The other morning as I scrolled through my social media newsfeed I read…
“My 14 year old brother died of kidney failure after living his life with diabetes.We are looking for help to pay for his headstone.”
“Teenaged boy dies from undiagnosed diabetes”
I saw blue candles. I didn’t read any more. My heart cracked a little more.
Sadly, these stories are not new. I have been hearing and reading them for almost 16 years.
Did I hear them before March of 2000? No.
Why? Well, one reason is most likely the lack of social media in my life at that time. I was not able to turn on my computer and read about it. I didn’t have the technology.
The other reason is I didn’t pay attention. I didn’t know.
Before March 17, 2000 I knew next to nothing about diabetes. I knew a lady who had it. She took a needle or two. She drank diet pop and people said that she didn’t take very good care of herself.
There was a young boy with diabetes that my mom knew when I was growing up. He didn’t do anything different but some days he just sat on the couch rather than playing with the rest of us kids.
That was the extent of my diabetes knowledge.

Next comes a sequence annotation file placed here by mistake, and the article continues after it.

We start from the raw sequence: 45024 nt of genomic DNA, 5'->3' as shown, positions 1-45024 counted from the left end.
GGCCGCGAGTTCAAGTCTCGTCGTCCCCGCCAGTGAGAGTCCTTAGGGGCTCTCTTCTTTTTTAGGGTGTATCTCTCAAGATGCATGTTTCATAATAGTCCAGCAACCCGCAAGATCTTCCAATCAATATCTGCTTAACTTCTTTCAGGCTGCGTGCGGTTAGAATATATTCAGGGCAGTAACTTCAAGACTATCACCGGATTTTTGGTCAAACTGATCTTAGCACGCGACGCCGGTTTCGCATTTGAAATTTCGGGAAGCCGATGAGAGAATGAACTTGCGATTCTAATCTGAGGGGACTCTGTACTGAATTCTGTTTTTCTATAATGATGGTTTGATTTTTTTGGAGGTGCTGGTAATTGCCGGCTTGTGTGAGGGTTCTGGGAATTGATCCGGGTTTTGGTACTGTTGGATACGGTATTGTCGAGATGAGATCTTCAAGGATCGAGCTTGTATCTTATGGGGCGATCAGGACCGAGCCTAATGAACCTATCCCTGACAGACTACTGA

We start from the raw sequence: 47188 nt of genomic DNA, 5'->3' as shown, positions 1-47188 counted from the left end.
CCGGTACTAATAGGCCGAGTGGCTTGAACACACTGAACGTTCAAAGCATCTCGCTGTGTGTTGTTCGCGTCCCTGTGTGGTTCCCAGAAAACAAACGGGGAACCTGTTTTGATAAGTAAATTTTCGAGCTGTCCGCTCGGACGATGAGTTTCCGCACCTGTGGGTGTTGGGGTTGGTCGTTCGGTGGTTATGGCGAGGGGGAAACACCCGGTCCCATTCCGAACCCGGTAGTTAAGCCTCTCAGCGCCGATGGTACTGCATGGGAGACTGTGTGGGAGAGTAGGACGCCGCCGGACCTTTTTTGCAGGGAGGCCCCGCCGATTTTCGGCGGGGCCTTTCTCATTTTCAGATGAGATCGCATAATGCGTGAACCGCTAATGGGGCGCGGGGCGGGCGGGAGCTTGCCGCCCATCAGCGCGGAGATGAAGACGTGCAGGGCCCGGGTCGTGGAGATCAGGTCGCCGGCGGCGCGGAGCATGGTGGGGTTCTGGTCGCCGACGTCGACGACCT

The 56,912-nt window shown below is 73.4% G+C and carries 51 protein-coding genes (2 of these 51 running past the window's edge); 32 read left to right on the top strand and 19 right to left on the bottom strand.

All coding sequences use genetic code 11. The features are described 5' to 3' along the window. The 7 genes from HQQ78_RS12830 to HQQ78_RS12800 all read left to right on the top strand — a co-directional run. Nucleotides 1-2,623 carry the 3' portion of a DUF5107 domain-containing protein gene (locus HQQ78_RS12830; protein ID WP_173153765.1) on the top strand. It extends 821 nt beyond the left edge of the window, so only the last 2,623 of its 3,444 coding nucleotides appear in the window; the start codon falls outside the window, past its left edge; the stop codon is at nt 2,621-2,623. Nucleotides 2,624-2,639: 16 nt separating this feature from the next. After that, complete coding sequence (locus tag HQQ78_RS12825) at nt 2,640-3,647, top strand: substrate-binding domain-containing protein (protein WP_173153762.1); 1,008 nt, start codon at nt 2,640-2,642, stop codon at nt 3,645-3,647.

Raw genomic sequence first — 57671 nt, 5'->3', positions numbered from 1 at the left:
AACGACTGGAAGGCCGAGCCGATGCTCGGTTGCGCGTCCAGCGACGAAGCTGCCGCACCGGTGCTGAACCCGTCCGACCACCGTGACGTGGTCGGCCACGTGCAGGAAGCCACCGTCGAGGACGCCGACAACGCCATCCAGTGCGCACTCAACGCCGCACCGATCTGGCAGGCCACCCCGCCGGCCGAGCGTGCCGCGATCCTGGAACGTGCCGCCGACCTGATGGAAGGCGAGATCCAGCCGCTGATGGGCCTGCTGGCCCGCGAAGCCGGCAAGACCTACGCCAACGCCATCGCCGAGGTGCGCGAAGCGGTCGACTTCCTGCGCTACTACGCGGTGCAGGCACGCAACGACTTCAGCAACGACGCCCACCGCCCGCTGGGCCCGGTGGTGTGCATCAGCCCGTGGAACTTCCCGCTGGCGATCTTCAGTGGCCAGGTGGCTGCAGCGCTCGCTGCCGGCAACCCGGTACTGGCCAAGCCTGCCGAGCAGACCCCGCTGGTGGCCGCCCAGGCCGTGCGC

I didn’t know that without insulin injections that woman would die. I didn’t know that she had to balance her insulin, food and diet or she could pass out…or die. I didn’t know that the little boy was probably low and his body was recovering from a lack of sugar and too much insulin. I didn’t know that this was a very serious disease with very deadly repercussions if ignored.
Since 2000, I have changed…a lot. The world has changed…a lot. Sadly, children and young adults are still dying because no one recognized the symptoms of diabetes.
The symptoms are still tricky. I thought my toddler was teething or had the flu when in fact he was dying before my eye. It doesn’t matter that the symptoms could be a mirade of other ailments. We have to put the possibility of a diabetes diagnosis on the radar of doctors and the general public.
They have to run through the gamut of cold? Flu? Diabetes? A simple urine or blood test will rule out diabetes. That is not being paranoid or over-protective. That is the only way that we can begin to save more lives.